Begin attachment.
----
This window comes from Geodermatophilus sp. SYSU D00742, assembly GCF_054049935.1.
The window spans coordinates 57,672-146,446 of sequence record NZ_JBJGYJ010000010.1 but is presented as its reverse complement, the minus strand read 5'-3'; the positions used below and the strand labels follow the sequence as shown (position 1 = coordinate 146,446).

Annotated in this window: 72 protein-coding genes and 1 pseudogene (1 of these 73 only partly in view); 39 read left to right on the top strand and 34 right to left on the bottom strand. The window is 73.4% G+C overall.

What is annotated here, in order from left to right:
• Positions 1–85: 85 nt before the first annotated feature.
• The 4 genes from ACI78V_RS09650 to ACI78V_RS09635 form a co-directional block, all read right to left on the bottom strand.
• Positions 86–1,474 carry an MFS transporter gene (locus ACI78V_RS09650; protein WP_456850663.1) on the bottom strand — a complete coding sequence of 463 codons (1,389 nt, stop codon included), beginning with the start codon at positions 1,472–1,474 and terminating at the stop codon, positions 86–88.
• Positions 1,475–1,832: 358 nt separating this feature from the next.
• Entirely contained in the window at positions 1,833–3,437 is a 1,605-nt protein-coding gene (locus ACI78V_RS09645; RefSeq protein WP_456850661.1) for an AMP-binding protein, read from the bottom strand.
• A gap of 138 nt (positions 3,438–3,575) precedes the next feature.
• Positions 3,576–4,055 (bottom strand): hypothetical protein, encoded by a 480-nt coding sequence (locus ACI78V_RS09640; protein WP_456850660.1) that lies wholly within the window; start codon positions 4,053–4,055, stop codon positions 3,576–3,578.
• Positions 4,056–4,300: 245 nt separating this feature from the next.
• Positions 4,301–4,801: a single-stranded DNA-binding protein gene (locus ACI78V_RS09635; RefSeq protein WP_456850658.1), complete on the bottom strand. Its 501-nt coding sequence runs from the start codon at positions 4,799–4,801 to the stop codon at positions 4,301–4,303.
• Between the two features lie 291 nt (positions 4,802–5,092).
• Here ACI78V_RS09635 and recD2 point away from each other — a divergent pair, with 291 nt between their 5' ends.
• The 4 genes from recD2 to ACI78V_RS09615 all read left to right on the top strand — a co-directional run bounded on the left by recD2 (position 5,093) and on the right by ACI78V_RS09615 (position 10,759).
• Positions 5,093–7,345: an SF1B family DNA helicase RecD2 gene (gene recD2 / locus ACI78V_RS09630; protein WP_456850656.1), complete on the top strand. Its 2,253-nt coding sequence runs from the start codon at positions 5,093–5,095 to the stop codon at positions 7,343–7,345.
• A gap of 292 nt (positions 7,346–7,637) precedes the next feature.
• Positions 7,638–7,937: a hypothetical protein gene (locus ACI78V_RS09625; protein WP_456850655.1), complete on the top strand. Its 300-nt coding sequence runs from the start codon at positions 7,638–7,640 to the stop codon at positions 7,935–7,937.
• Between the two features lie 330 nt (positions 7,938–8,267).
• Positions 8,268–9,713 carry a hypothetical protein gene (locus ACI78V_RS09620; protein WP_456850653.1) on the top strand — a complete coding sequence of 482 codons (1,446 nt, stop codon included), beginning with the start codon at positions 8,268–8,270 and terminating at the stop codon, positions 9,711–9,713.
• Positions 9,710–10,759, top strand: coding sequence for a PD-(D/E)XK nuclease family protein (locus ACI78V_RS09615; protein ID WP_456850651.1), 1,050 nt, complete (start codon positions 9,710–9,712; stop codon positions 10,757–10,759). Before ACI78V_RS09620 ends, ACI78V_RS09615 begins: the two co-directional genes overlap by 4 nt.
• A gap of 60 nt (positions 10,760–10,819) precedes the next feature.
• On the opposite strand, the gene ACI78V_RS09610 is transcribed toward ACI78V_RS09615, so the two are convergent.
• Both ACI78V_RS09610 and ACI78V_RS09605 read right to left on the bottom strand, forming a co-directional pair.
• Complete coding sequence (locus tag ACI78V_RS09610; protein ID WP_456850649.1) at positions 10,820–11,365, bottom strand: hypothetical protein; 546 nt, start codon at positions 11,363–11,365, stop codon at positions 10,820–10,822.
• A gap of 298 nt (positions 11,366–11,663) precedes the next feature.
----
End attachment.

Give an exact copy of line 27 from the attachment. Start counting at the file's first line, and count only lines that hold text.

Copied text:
• A gap of 298 nt (positions 11,366–11,663) precedes the next feature.